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Dance | REVIEW

Performers shine in dull works

Two lackluster new pieces hamper efforts of the Raiford Rogers Modern Ballet.

June 06, 2005|Victoria Looseleaf | Special to The Times

There was certainly lots to look at Saturday night when the 12 hard-working dancers of Raiford Rogers Modern Ballet exuberantly filled the stage of the Luckman Theatre at Cal State L.A. But sometimes more minimalism is less, however beautifully executed.

Indeed, the three-part program, which began with Rogers' signature work, 1985's "Wishes and Turns" (revised last year), set a high standard, both choreographically and technically.

With its perfect blend of music (Martinu's Piano Quartet No. 1) and mood, Rogers put his dancers through rigorous paces: lots of leaping entrances and exits; muscular partnering and luxuriously dexterous balancing, especially as performed by Lisa Gillespie.

Rogers' two other pieces Saturday -- the premieres of "Prelude" and "Concertante" -- are cut from the same neo-balletic cloth.

But the moves -- strange alterations of classical fare -- are now too familiar: backward slantings, forward-falling plies and rising and collapsing gambits.

Rogers only approaches the edge with his dancers, never venturing further.

Where are same-sex partnering, more daring lifts, or an element of surprise when you need them?

The spare 10-minute "Prelude," a series of duets set to Corelli, was like an aperitif, with Anna Wyckoff's lime-colored skirted leotards for the women and dance briefs for the bare-chested men tasteful and sexy. Jamie Dee and Reid Bartelme had a courtly air; Bobby Briscoe brandished Tekla Kostek overhead in a Zen-like entrance, bringing heat to high kicks; and Veronica Caudillo and Seth Belliston were amiable in adagio mode, the entire sextet offering sculptural poses and the promise of love in an otherwise immutable landscape.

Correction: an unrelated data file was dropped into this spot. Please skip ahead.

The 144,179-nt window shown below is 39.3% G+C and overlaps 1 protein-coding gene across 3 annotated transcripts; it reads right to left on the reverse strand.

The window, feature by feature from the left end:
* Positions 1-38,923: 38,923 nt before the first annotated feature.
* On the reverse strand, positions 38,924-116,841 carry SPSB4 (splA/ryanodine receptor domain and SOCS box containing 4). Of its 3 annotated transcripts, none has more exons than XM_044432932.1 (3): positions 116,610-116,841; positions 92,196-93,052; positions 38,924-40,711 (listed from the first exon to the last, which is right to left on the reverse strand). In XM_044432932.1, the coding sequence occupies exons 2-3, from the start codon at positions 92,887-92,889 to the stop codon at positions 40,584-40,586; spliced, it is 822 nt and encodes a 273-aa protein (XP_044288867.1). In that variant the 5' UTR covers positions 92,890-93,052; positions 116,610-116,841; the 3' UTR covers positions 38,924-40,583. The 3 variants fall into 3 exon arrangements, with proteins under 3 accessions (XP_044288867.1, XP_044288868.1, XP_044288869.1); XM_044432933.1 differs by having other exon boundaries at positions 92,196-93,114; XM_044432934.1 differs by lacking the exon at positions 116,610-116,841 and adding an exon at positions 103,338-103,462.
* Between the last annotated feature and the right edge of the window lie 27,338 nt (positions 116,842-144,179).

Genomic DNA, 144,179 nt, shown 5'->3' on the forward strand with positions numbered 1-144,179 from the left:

At 20 minutes, though, "Concertante" proved an exercise in stamina, with the company, clad in Wyckoff's less pleasing brown unitards, offering more of the same combinations, this time accompanied by Frank Martin's 1944 "Petite Symphonie Concertante."

Punctuated with duos, trios and unisons galore, the work, zealously performed, occasionally approached sappiness with intense arabesques and yogic lunging set to harp glissandi, although an overall aloofness, as if the dancers occupied private territories, left this viewer, if not the performers, numb.

Monique L'Heureux's fine lighting added both warmth and coolness to an evening that otherwise shone intermittently.

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